This was a very close game overall. Arsenal got more chances but took more from outside the 18 yard box leaving shots in the box at just 10-9. Arsenal also got 9 chances on target to Milan’s 3 but both teams created 3 big chances and had almost exactly the same number of “expected” goals by my formula. Only Milan’s wastefulness in front of goal prevented them scoring.
Both teams also scored goals from outside the 18 yard box which are low percentage shots – I don’t have a percentage for Xhaka’s shot, I don’t know how often a keeper saves a shot from distance and then throws it into his own net. Arsenal dribbled a lot more with Jack Wilshere completing 4/5 dribbles. And crucially, it was Milan who had the error for the goal (and the penalty error (ahem) instead of Arsenal; this time Arsenal kept things more tidy.
6 – Ozil led all players with 6 key passes, 5 from open play. He also led all players with 31/37 final third passes. He probably ran more than anyone else too! He didn’t create any big chances for Arsenal – despite a rather quiet overall match, the only big chance created for Arsenal in this match was Jack. The other big chances were the penalty and Welbeck’s header, which wasn’t a key pass.
38 – There are a lot of column inches being dedicated to the penalty decision in the 38th minute most of which focus on the argument that AC Milan were “on top”. The data I see says that AC Milan scored an absolutely world class shot and other than that only completed 1 pass into the Arsenal box and set up just one big chance. Here’s what their pass chart looked like through the first 38 minutes. Obviously the source here is the StatsZone app which gets their data from Opta.
The yellow arrow is the assist for Calhonoglu’s shot, the light blue is Borini’s key pass for Silva’s Big Chance in the first minute of the match.
To be fair, Arsenal created even less than Milan in the first 40 minutes. Here’s Arsenal’s pass chart from the same period:
82 – Arsenal made 82 passes in the AC Milan final third in those first 38 minutes and Milan made just 30 in the Arsenal final third.
3 – Arsenal created just three key passes in those first 38 minutes but a whopping 11 in the final 51 minutes. That’s a rate of one key pass every 12.6 minutes before Welbeck’s goal and one every 4 minutes after the goal. Milan had a similar rate of one key pass every 12.6 minutes in the first 38 (3 key passes) and they created 9 chances in the final 51 minutes for a key pass every 5.6 minutes after the goal. Whatever you think of the penalty decision, it brought what was otherwise a pretty tame match to life as both teams went for the win.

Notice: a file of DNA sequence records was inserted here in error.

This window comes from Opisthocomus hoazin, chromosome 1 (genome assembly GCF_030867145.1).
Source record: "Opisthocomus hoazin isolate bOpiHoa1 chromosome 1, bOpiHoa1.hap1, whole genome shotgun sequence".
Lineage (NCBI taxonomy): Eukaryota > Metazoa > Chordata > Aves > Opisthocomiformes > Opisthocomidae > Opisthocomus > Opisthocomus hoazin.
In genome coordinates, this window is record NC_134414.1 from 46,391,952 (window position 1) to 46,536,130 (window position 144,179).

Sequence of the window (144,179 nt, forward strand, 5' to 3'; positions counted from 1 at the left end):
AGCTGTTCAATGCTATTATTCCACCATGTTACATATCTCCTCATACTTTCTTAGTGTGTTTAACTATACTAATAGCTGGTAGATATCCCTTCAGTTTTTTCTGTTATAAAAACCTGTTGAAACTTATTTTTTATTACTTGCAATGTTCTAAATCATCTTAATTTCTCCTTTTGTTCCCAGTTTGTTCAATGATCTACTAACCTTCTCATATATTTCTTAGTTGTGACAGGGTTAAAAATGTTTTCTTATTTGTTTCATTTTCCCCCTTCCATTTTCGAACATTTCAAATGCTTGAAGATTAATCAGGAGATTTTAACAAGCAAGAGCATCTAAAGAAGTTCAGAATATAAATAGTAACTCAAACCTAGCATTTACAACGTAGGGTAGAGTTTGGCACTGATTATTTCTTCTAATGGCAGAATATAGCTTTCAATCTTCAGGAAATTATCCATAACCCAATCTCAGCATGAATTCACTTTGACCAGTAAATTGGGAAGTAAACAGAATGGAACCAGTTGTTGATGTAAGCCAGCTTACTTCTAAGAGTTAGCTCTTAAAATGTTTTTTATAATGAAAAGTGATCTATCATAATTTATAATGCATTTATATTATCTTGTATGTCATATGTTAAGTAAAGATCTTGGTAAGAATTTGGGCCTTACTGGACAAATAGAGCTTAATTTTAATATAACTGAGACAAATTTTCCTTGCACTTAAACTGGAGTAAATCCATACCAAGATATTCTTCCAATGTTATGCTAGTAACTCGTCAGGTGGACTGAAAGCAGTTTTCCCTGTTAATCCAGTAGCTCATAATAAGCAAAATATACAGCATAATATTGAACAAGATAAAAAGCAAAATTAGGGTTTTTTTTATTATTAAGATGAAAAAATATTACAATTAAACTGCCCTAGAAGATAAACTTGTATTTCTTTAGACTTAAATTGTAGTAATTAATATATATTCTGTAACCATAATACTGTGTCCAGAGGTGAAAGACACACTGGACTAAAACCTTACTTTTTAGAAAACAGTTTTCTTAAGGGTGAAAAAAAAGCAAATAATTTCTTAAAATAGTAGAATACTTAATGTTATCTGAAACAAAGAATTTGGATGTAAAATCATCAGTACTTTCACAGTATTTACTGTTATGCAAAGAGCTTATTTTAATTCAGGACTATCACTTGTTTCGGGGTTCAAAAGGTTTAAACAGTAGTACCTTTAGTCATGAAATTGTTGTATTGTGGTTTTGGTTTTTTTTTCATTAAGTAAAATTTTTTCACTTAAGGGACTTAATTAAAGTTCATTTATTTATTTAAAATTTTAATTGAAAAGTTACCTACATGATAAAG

5 – Tackles by Mkhitaryan to lead Arsenal… AGAIN. This time I can explain what happened: AC Milan lined up in a 442 and the majority of their attack went down the wings. You can actually see this in the passing chart above: that pattern continued throughout the entire 90 minutes with a rather prominent hole in the Milan attack from the middle of the pitch to the Arsenal 18 yard box. There wasn’t a chance for Arsenal’s CM’s to tackle. Though, when they did come inside Xhaka was dribbled once (52′), Chambers was dribbled once (58′), and Ramsey was dribbled once (24′). Only Mkhitaryan made his tackle (60′) in the CM position.
A final word on the Welbeck penalty: it was a dive and a bad call. Welbeck probably felt like he was going to get dragged back but Rodriguez didn’t apply full pressure. So when Welbs went down it looked real bad. These types of dives happen all the time and I’ve been complaining about them for years. But just a few weeks ago we all watched Alli dive and everyone in the English press hailed it as good gamesmanship and now tonight, the first article out of the gate is John Cross calling Welbeck an embarrassment to English football.
Good, so we are going to get two weeks of this now: the Mirror rekindling their anti-Arsenal -players-diving campaign. But I just want to say that there’s no way I’m jumping into the rabbit hole of speculative stats and tracking all the penalties we’ve been denied or harshly awarded. I don’t have time or the energy right now to devise even a preliminary look at the data necessary to make an intelligent article about that.
Sources: StatsZone, Whoscored, both supplied by Opta